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New/Featured for 2019

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Full Sun

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Partial Shade

Shade Lover
Full Shade

Drought Tolerant
Drought Tolerant

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Picture Available

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Drawing Available

(PPAF) = Propagation of this plant prohibited without a license.

Hardiness Zone Map


Seven-Son Flower

Heptacodium miconioides
By Daderot (Own work) ‘Public domain’, via Wikimedia Commons
Heptacodium miconioides
Heptacodium miconioides

Heptacodium

<i>Heptacodium miconioides</i> <i>Heptacodium miconioides</i>

First discovered in China and brought to the West by the famous plant explorer E. H. Wilson, this magnificent deciduous shrub provides unique points of interest no matter what the season.

In spring, there is the foliage: large, narrowly heart-shaped, glossy and rich green, with three deep veins. Then there is the exfoliating bark, which peels in thin strips to reveal a cinnamon-brown color. Early autumn brings the showy flowers, for which the species is named: fragrant, creamy white clusters of seven flowers produced in terminal panicles. Late autumn replaces blooms with spectacular small rounded fruits, each topped with a persistent cherry red or purple calyx.

Excellent as a specimen, Seven-Son Flower thrives in most garden soil.

Blooms September–October

Size: 10' 0" – 20' 0" high x 16' 0" wide.

Hardy to zone 5.

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Current Staff's Favorite Plant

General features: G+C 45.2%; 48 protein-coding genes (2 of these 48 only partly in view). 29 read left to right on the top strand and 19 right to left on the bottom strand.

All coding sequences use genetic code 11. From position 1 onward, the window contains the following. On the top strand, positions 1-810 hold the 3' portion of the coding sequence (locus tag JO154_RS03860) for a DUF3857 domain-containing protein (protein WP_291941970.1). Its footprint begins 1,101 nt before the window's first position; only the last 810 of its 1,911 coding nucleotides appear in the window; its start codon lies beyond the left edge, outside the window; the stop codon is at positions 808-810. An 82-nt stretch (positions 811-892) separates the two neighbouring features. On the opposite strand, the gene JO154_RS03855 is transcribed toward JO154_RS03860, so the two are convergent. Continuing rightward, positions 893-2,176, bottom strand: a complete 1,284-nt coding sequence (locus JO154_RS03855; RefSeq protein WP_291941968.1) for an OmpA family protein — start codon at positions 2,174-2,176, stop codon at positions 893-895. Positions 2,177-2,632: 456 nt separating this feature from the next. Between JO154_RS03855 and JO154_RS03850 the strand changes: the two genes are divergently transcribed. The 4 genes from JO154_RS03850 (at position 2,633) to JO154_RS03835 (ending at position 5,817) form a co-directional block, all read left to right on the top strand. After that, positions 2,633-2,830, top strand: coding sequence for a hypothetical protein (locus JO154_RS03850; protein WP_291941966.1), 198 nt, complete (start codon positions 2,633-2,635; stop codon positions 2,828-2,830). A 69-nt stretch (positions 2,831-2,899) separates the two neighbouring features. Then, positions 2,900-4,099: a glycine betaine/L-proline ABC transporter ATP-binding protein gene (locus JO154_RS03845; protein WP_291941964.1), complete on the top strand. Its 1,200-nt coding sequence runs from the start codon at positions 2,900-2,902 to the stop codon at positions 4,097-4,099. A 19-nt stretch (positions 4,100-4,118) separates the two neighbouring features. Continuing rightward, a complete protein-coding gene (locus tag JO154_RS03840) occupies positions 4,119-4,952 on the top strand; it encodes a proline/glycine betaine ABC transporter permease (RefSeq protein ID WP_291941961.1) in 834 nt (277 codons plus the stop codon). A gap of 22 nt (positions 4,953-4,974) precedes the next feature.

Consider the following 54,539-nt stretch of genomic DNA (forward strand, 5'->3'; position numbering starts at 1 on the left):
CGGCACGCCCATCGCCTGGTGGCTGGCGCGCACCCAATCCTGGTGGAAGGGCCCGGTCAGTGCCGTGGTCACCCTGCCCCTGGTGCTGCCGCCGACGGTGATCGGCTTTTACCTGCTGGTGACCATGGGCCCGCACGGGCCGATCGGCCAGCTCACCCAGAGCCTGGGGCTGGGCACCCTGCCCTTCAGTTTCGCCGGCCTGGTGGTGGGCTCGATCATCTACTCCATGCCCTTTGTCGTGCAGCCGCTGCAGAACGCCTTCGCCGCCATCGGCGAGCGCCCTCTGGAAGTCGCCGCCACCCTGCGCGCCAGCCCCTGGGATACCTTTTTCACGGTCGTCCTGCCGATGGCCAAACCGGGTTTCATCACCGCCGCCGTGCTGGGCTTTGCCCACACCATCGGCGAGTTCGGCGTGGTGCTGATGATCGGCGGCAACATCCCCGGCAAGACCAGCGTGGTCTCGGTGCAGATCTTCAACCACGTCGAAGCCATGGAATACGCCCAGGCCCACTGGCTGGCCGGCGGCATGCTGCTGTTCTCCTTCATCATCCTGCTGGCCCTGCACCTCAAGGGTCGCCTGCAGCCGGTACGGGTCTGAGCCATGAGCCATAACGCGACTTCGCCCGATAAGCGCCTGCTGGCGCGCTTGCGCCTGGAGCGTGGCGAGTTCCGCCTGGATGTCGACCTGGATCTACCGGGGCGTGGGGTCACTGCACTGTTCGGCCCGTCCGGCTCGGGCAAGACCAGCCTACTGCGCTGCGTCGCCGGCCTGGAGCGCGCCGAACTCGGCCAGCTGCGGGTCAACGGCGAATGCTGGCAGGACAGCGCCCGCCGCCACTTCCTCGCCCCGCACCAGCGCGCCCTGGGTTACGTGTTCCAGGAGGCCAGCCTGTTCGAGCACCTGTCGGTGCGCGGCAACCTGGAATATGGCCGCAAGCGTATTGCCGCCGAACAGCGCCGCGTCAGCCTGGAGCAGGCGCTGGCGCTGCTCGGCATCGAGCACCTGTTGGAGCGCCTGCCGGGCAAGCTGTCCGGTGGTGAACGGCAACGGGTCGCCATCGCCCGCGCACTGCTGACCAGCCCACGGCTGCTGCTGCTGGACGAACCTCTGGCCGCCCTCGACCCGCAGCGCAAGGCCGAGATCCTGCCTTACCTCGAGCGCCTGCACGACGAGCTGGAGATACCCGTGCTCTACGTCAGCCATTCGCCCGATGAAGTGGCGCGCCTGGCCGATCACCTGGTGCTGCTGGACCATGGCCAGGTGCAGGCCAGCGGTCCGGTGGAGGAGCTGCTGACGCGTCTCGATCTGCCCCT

Current Staff's Favorite Plant

Our featured plant: Crocosmia x crocosmiiflora ‘Honey Angels’

Colorful Crocosmias, Be Awed by your August garden, Saturday Strolls!

Click here to view our Late August 2019 Newsletter!

Colorful Crocosmias!

Crocosmias pack a punch of late summer color as our gardens transition into autumn. Their clustered tubular flowers populate the ends of gracefully arching spikes, which emerge from handsome sword-like foliage. Ranging from yellow, peach and orange to fiery red, their prismatic shades look exceptional with white flowering perennials such as Phlox ‘David’, Selinum wallichianum and Aster ‘Bridal Veil’, as well as the blue blossoms of Aconitum, Agapanthus ‘Storm Cloud’ or Aster ‘Twilight’. For fun you could create a hot border, blending them with Kniphofia, Helenium, Salvia and even other Crocosmia, plus be sure to include some in your next bouquet. Commonly referred to as Montbretia and hardy to Zone 6, they appreciate, good drainage, adequate water and some shade in scorching summer sun. Please feel free to check out our extensive collection of Crocosmia cultivars in the perennial section of our online catalog.

YES, it’s possible to be in awe of your late August garden….

At this point in the season, some areas in our gardens may appear a tad worn or lackluster. If you haven’t already done so, you may wish to cut back a few tired looking perennials, such as the Nepetas or Geraniums, so you can enjoy a fresh flourish of growth plus more blooms. Adequate moisture and an additional application of compost will also ensure late summer vigor. Incorporating plants that provide a bounty of flowers and alluring leaves in August and September helps buoy our spirits, and hopefully even inspire a little awe as we approach fall. Though the plants featured in this newsletter either promote a bold statement or possess more refined aspects, they equally caught my eye and made me pause to take a closer look. Perhaps they’ll spark a wondrous moment for you as well. All of us Digging Dog plant wranglers wish you Happy Digging!

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